Bad scripts plus bad acting plus bad special effects add up to great entertainment. Okay, maybe not great entertainment, but certainly steps above watching paint dry. Yes, many of them are a real challenge to watch, but like Phil, I'm definitely attracted to them. There are a few pretty decent movies in there, but it's a stretch to call some of the titles Sci-Fi. Since all are public domain transfers, they show their age poorly which also adds "character". Also fun to see some stars you'll recognize and wonder what the hell were they thinking. That's also true about the unknowns and maybe what helped many of them stay unknowns.
I have several of the 50 title sets when they were originally put out by Mill Creek Entertainment several years ago. Some of them like Eegah which is about a giant caveman living near Palm Springs, played by Richard Kiel (Jaws from James Bond fame) were screened on MST3K.
So yes, watching many of these movies might be 70-90 minutes of your life you’ll never get back, but you’ll still be better off than the actors were.
Hardly rocket shaped, the Sonicons by Masudaya form an easily identifiable group. They are large, inflated-looking battery operated vehicles. There are acres of tinplate that need covering, and the litho of these vehicles is one of their most attractive features. There are four pieces that I am aware of, all sharing the same pressing. They can be dated reasonably accurately to the 1963 - 1968 period. The Sonicon action is a patented steering mechanism that found its way into a range of vehicles including boats and coaches. The vehicle would move steadily forward and a sharp blow on a huge blue plastic whistle (or a loud shout) would make it change direction. It must have been popular with parents on Christmas Day - not!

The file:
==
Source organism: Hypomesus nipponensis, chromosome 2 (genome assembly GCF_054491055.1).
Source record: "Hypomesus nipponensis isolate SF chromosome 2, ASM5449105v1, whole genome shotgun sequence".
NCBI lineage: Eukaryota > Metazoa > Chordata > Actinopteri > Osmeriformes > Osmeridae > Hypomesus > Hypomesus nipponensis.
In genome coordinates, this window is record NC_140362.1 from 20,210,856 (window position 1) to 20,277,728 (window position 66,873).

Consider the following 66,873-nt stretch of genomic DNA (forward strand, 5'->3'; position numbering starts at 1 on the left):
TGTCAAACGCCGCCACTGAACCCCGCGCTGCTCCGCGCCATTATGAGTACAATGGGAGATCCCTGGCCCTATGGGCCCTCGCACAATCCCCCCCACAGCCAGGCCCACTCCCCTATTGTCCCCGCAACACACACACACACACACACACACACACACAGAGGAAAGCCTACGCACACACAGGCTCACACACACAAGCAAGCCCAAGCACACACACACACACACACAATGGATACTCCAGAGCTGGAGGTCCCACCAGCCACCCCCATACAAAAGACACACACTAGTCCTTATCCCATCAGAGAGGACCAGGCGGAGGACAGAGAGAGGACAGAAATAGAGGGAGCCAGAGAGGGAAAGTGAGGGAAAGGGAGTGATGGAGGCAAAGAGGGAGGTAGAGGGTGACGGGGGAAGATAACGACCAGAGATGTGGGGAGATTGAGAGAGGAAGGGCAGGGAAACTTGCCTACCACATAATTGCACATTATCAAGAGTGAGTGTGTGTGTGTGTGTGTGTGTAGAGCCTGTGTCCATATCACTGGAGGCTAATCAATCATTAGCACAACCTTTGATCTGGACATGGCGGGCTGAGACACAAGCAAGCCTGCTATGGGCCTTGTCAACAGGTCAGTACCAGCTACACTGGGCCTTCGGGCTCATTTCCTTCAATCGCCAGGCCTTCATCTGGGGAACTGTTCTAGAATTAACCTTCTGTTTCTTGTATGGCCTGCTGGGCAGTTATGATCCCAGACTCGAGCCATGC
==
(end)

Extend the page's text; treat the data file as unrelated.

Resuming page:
I eventually got to work on a dead Sonicon and discovered the complex and elegant principal behind the mechanism. When switched on the Sonicon moves off with a bump'n'go action - but a ratchet prevents the rocket turning to the right. When the whistle is blown a diaphragm at the back of the rocket vibrates. As it vibrates the centre of the diaphragm touches a delicately poised contact which completes an electrical circuit. This in turn activates a large plastic cylinder which is capable of reversing the direction of current. This activates the rear lights and makes the bump'n'go move in reverse, but this time a locking device on a wheel prevents movement to the left . Whew! Obvious, isn't it? Modern microchips can do the same, but they're not half as much fun. It is one of the most entertaining space toys that I know.
The typical Sonicon is the Sonicon Rocket. It is a designer piece from Kunishiro Designs based on a painting by Yamashita. There are at least two litho variations of this rocket: the dark blue and silver one pictured, and a patterned lighter blue version. The antennas can be either blue or grey.
I never thought anything of it, but both my gray and blue Video Robots with the word Video on them are six wheelers. Also I have two Attacking Martians - two different shades of gray or Silver with six wheels. So I have four of the sure-footed six wheelers.
Up until his retirement last year, Dave Thomas was better known as Dave Roberts, the popular weatherman for WPVI Channel 6 in Philadelphia. During the tributes to him was the first time I heard about his show in Buffalo.
It's an auction that really only "starts" after it "closes". The bidding ramps up on Friday and really takes off after the 11pm close and the countdown clock begins. That's why it takes most of the night to officially end.
I'll second the Piston Robots as my favorites at the bottom end. I especially like this guy. May not have classic looks, but the piston action and near perfect smoke rings make it hard to resist for the price.